Ziegfeld Girl
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Ziegfeld Girl

Ziegfeld Girls were the chorus girls and showgirls from Florenz Ziegfeld's theatrical Broadway revue spectaculars known as the Ziegfeld Follies (1907–1931), in New York City, which were based on the Folies Bergère of Paris.

Description

Sheet music cover for "Shine on Harvest Moon" with Ruth Etting of the Ziegfeld Follies

These showgirls followed on the heels of the Florodora girls, who had started to "loosen the corset" of the Gibson Girl in the early years of the 20th century. These beauties, decked out in Erté designs, gained many young male admirers and became objects of popular adoration. All of the showgirls looked very similar, both in appearance and in stature. They danced in complete synchronization, and were the only act that was uniform in the Ziegfeld Follies. Many were persuaded to leave the show to marry, some to men of substantial wealth. The Ziegfeld Ball in New York City continued as a social event of the season for years after the last production of the Follies.

In 1897, Ziegfeld married Anna Held, one of his Ziegfeld girls, by common-law. They never legally were married, but lived together long enough to be legally considered so. In 1913, Held divorced from Ziegfeld because of his infidelities with Lillian Lorraine, another Ziegfeld girl. Held died soon after. Following that, Ziegfeld married yet another Ziegfeld girl, future film star Billie Burke. Although Ziegfeld had several affairs, Burke claimed that Lorraine was the only one that made her jealous.[1] Ziegfeld remained married to Burke (and in love with Lorraine) until his death in 1932.

List of Ziegfeld girls

Anastasia Reilly, 1923

Over the years, the Ziegfeld girls included many future stars such as Fanny Brice, Marion Davies, Paulette Goddard, Joan Blondell, Olive Thomas, Jeanne Eagels, Barbara Stanwyck, Billie Dove, Louise Brooks, Nita Naldi, Julanne Johnston, Mae Murray, Dorothy Mackaill, Odette Myrtil, Lilyan Tashman, Claire Dodd, Cecile Arnold, Dolores Costello, Dorothy Sebastian, Juliette Compton, Mary Nolan, Iris Adrian, Annette Bade, and other society and business successes such as Peggy Hopkins Joyce, Helen Gallagher, Anastasia Reilly,[2]Sybil Carmen, and Irene Hayes.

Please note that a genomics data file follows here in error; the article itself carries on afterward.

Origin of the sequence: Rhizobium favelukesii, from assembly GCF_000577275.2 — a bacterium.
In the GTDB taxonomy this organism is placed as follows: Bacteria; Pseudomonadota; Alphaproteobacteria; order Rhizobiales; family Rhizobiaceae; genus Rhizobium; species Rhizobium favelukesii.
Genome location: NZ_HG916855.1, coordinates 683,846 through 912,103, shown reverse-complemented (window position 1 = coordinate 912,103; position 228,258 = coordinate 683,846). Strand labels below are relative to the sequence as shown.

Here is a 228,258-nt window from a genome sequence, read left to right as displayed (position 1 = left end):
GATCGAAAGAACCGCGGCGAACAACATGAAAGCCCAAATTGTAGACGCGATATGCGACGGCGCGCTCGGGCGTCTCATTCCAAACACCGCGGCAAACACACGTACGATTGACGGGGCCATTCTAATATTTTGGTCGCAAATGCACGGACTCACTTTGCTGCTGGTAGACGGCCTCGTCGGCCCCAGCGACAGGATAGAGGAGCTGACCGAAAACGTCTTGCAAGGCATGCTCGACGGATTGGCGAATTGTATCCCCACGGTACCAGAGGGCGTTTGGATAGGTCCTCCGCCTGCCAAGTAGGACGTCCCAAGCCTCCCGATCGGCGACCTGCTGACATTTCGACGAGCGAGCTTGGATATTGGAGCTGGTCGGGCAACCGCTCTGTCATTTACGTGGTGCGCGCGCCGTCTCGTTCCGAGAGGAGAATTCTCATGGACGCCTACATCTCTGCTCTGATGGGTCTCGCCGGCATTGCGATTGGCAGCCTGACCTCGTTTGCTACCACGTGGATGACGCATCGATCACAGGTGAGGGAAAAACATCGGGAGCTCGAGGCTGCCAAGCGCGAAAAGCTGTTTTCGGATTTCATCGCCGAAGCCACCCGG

Mona Louise Parsons was a Ziegfeld girl who was later a member of the Dutch resistance during the Second World War.

Declined members

Dolores Costello as a Ziegfeld girl, ca. 1923

Although many future stars started out as Ziegfeld girls, many others were turned down by Florenz Ziegfeld to appear in his revue. Norma Shearer (in 1919 and 1920), Alice Faye (in 1927), Joan Crawford (in 1924), Gypsy Rose Lee (in 1927), Lucille Ball (in 1927 and 1931), Phyllis Haver (in 1915), Eleanor Powell (in 1927), Ruby Keeler (in 1924), Hedda Hopper (in 1913), and June Havoc (in 1927 and 1931) were among the many hopefuls that the master showman discarded after auditions. In 1957, the then-current members were featured as mystery guests on the television panel show What's My Line?[3]

Last survivors

The survivors of the chorus lines of the last century are The Rockettes of Radio City Music Hall. One of the last surviving Ziegfeld girls was Doris Eaton Travis, who died on May 11, 2010 at the age of 106. Another was Millicent Drahorad, who resided in Florida at the time of her death, in either 2012 or 2013 at the age of 102.

References

  1. ^ "Ziegfeld Who's Who: A to L". www.musicals101.com. Retrieved .
  2. ^ Internet Broadway Database
  3. ^ What's My Line? - Ziegfeld Girls; Walter Brennan; Adolph Menjou, Greer Garson (panel) (May 12, 1957)

  This article uses material from the Wikipedia page available here. It is released under the Creative Commons Attribution-Share-Alike License 3.0.

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